Another day, another upstart cryptocurrency on the rise. After huge weeks for bitcoin alternatives like Ripple, Stellar, and Ethereum, the latest to see a big spike is Tron — and its connection to China’s most powerful tech entrepreneur could make it the most intriguing challenger to bitcoin’s throne we’ve yet seen.
Like Ripple, Tron and its tronix coin have experienced a meteoric rise since the middle of December. As recently as last month, the coin’s value was less than a penny, but it reached highs Friday of about 26 cents. That surge was enough to make it briefly the sixth biggest cryptocurrency in the world, and its current $14.1 billion market cap makes it the seventh biggest as of this writing.
But what exactly is Tron, where did it come from, and how is it possible for those interested in it to purchase some? Let’s break down all you need to know about the latest player in the ever-changing crypto world.
What Is Tron?
Like other bitcoin alternatives, Tron was originally envisioned as a solution to a specific problem before it attracted the attention of investors eager for the next big cryptocurrency boom. In this case, its creators designed Tron as a blockchain-based ecosystem for digital content.
What this basically means is that digital media creators who use Tron have total control and ownership of the data they create, including how it is distributed to their audiences. This cuts out intermediaries like Google Play and the Apple Store, eliminating the fees those companies charge creators to have their material available there.
TRX is the coin used for exchanges in this digital ecosystem. As with other cryptocurrencies, TRX eases international transactions. This can be particularly important for digital content creators who can find themselves shut out of a country entirely if they are not able to transact in the local currency.
How Did Tron Get Started?
The cryptocurrency is the brainchild of Justin Sun, a 26-year-old tech entrepreneur based in Beijing. His Twitter bio notes he was the only millennial to attend Hupan University, an elite entrepreneur leadership program in China founded by billionaire business magnate Jack Ma.
The founder and executive chairman of the tech conglomerate Alibaba Group, Ma is one of the most influential people in China and, by extension, the world. While Ma isn’t an explicit backer of Tron, Sun’s reputation as his protege makes the coin’s future intriguing.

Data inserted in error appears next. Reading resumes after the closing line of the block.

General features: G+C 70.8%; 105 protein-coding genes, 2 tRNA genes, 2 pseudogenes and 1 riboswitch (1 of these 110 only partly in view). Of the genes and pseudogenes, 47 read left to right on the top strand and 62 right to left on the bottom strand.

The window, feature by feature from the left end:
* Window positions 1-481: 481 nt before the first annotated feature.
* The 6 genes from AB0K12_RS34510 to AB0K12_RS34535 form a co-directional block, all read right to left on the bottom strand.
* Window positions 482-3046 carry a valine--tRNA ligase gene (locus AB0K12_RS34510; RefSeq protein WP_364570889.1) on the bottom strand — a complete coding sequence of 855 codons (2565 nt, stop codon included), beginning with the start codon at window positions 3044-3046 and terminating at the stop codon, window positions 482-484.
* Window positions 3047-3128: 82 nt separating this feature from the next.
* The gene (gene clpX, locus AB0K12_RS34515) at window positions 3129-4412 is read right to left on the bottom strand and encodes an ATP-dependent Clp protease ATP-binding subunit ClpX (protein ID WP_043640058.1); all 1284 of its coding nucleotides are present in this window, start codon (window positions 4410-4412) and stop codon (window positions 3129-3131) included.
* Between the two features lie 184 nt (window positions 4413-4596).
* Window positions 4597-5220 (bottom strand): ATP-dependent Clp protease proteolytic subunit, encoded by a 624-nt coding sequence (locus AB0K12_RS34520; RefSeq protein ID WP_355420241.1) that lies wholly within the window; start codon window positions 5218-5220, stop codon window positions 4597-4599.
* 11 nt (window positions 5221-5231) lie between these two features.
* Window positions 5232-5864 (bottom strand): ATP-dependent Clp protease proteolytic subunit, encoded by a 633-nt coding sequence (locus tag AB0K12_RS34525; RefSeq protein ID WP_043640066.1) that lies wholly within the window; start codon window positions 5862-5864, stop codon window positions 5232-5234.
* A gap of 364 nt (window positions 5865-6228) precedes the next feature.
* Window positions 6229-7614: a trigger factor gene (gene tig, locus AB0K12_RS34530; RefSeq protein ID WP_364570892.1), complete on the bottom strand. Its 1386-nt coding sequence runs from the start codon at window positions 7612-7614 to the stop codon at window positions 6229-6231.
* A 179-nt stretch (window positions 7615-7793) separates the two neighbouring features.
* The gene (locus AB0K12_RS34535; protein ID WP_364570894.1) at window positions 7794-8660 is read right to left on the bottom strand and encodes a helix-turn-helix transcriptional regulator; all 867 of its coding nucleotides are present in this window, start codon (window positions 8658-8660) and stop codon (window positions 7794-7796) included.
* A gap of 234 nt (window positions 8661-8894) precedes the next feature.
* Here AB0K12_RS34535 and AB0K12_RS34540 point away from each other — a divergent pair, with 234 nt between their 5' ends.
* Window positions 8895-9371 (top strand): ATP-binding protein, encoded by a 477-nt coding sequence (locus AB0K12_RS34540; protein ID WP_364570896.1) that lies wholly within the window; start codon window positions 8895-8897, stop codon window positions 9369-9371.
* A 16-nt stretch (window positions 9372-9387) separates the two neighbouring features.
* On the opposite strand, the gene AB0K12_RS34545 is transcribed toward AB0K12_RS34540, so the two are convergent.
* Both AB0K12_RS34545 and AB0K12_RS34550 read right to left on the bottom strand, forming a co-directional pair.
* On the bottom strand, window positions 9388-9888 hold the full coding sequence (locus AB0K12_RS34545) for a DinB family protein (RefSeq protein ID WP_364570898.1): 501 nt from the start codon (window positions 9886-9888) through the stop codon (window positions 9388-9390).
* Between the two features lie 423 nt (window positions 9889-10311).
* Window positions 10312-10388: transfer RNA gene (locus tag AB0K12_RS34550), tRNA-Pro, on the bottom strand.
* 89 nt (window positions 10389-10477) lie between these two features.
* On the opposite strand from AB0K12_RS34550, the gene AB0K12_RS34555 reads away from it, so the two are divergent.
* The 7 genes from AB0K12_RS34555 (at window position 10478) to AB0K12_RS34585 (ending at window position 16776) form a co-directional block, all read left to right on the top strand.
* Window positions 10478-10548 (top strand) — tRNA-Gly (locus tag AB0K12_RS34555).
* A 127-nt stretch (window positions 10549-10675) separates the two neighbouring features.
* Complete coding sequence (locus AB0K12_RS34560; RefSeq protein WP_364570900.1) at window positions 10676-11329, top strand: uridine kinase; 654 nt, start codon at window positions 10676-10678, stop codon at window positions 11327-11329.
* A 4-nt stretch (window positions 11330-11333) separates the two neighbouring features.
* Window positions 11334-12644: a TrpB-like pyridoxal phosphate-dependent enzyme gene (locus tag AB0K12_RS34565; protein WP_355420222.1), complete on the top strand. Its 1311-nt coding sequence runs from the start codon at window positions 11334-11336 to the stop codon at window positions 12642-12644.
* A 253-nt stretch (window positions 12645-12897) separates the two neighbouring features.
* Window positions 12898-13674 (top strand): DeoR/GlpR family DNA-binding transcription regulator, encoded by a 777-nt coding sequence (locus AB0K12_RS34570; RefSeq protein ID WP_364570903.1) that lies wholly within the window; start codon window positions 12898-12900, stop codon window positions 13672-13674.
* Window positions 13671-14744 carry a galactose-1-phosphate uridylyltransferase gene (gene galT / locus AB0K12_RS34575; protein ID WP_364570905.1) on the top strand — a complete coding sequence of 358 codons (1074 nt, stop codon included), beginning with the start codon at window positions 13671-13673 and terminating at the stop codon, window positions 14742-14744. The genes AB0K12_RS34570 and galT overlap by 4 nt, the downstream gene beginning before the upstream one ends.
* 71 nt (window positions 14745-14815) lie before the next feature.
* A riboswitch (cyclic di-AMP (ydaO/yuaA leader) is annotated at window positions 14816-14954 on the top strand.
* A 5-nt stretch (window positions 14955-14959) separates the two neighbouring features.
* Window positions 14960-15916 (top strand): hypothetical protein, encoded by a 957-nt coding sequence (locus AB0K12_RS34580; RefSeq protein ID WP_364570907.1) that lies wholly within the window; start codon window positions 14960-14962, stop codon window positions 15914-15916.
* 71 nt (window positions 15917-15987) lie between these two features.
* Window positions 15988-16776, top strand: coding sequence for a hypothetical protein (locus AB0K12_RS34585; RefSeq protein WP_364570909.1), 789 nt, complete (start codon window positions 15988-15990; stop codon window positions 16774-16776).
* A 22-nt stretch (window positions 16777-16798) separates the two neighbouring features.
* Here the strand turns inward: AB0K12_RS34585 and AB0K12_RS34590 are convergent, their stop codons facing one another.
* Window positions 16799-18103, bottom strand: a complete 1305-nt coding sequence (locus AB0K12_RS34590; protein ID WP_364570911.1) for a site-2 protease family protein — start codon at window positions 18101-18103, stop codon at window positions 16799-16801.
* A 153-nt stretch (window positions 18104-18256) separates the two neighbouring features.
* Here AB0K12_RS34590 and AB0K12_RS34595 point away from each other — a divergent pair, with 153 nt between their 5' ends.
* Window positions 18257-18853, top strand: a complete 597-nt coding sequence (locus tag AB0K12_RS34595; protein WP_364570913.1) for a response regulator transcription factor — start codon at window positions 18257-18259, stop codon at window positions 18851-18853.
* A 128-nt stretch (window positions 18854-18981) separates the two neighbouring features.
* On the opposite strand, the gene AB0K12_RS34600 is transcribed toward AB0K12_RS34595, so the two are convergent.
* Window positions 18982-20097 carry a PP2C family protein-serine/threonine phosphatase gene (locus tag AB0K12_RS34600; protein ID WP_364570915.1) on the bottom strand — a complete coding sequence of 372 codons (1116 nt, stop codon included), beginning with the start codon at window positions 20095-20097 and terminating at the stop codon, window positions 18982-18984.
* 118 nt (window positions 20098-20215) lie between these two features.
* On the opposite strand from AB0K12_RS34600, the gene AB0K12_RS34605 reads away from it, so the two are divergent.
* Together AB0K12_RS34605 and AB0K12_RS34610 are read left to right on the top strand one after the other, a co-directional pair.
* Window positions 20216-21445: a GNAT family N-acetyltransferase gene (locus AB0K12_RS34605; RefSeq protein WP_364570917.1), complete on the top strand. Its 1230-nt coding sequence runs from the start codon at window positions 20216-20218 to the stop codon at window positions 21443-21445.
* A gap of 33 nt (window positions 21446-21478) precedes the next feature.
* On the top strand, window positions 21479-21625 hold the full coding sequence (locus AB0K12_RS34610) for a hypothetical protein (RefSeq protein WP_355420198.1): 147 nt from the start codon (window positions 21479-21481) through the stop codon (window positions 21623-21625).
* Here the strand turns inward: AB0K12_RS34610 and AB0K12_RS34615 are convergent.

China cracked down on cryptocurrency trading and initial coin offerings in September, though bitcoin entrepreneur Bobby Lee told CNBC this week he expects the ban to be lifted in the near future. While the country’s relationship with cryptocurrency remains murky, Tron’s connection to Ma — and, by extension, the government in Beijing — could put it in an intriguing position globally if China ultimately decides to back a particular coin.
How to Buy TRX Coins
Like other upstart coins such as Ripple and Stellar, Tron is not available on Coinbase, the most popular exchange. That doesn’t figure to change anytime soon given the site’s announcement Friday that it has no plans to add new altcoins to the exchange.
About 90 percent of all TRX trading happens on the Binance exchange, but the site announced Thursday it is temporarily suspending registrations because of the overwhelming influx of new users. So if a person isn’t already on Binance, they are out of luck.
Of what’s left, there aren’t a ton of good options. Bit-Z, Liqui, and Gatecoin are the next three biggest TRX exchanges, though “biggest” is relative when none handles more than five percent of trading. All three have mixed to negative reviews from users, citing delays in cash-outs and unusually high transaction fees.
The best bet may be to wait until Binance begins taking registrations again, or to see whether another major exchange adds TRX to its offerings.